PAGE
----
Two of the world’s political leaders in the early decades of the Twenty-First Century, Donald Trump in the United States and Boris Johnson in the United Kingdom, owe their rise to the highest echelons of government through the forging of their public media persona. Trump’s ascendance came through The Apprentice, Johnson’s from his appearances on Have I got News for You and journalism. Emanating from the Thatcher and Reagan free-market and deregulation modus operandi, Trump and Johnson, along with Alan Sugar in the UK, deepened the rise of enterprise culture on public television within British and American neoliberal contexts that mobilized media spectacles for the purposes of blurring distinctions between entertainment, business, and politics. Crafting self-branded personas as ‘men of the people,’ they adopted and promoted a macho-entrepreneurial ethos and the masculine characteristics frequently ascribed to right-wing male populist leaders. Their tenures evoke gendered readings of populism for themselves and those they inspire, such as Katie Hopkins and Michelle Dewberry, which challenge simplistic understandings about gender and female right-wing populism; they also illustrate the dangers of the strong populist male leader.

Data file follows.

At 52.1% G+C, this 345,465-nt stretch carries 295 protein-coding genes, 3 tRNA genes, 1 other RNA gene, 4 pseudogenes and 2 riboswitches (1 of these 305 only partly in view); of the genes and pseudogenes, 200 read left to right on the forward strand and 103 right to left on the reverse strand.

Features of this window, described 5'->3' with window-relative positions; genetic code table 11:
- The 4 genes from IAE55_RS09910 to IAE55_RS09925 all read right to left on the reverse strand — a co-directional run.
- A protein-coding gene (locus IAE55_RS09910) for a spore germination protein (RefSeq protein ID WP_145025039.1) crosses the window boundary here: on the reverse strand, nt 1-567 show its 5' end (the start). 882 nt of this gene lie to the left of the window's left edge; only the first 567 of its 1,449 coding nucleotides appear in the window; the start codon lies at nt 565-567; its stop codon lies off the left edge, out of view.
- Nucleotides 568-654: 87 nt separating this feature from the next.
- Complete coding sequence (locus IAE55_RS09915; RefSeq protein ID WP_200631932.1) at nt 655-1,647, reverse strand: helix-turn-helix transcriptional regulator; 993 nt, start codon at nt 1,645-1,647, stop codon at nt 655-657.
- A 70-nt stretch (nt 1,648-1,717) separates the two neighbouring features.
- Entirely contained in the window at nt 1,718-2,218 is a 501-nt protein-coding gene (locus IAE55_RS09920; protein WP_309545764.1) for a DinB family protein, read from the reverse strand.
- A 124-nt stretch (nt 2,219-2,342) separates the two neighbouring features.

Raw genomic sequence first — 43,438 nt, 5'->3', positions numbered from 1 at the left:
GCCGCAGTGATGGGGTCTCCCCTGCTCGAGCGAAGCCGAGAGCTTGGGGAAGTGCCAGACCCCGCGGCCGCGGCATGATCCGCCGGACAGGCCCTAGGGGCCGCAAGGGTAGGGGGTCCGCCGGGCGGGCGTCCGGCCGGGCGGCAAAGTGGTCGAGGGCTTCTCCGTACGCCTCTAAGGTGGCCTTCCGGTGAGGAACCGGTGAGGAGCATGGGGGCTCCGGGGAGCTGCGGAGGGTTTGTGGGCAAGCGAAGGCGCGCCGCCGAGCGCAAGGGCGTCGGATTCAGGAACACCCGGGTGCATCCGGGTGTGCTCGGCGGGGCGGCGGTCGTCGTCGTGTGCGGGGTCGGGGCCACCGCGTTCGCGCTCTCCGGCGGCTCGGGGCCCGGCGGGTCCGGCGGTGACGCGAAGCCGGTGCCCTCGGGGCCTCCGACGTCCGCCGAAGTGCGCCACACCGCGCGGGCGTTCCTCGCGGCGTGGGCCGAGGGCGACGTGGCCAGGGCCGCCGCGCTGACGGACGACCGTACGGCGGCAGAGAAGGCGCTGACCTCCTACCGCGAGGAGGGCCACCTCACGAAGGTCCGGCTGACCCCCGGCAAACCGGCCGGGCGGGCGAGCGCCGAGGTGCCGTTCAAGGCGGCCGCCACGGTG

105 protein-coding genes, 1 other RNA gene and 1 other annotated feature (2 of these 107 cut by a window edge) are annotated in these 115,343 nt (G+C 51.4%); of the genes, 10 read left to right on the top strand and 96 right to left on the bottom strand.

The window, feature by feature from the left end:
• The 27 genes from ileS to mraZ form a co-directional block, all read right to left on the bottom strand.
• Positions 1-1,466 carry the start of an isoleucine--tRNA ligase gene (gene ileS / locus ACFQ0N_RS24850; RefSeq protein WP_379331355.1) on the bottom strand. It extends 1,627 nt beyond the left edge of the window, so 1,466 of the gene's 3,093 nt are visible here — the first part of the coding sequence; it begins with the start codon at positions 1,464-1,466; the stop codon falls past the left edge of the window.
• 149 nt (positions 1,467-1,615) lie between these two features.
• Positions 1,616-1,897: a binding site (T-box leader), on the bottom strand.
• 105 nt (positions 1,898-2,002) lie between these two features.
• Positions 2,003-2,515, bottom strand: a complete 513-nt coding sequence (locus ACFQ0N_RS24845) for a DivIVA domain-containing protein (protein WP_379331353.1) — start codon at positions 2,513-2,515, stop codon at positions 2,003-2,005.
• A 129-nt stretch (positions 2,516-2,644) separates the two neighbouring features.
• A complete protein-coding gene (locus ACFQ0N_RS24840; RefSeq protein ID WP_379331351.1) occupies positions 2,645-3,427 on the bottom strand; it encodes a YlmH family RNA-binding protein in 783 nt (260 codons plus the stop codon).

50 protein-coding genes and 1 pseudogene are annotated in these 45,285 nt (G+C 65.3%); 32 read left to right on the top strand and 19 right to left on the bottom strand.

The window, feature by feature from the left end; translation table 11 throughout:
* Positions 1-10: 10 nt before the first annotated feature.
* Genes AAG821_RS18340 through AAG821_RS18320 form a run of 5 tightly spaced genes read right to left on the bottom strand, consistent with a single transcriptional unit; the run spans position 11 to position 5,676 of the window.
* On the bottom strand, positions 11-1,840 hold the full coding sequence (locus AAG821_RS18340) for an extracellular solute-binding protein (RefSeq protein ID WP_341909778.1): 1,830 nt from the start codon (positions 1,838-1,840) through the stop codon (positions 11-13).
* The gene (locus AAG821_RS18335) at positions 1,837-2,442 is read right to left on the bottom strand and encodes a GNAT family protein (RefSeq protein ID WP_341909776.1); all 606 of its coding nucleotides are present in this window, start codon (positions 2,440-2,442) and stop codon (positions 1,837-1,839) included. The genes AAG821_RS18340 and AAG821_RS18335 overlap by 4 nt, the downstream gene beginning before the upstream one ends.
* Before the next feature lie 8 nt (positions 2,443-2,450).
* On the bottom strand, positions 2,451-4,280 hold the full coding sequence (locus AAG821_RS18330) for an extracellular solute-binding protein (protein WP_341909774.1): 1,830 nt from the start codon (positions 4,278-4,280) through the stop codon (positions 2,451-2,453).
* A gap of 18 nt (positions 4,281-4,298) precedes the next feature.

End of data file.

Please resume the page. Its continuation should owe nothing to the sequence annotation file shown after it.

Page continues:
|Place of Publication||UK|
|Publication status||Accepted/In press - 4 Sep 2020|
- School of Humanities - Professor in English Literature
- Centre for Memory, Narrative and Histories
- Performance and Communities Research and Enterprise Group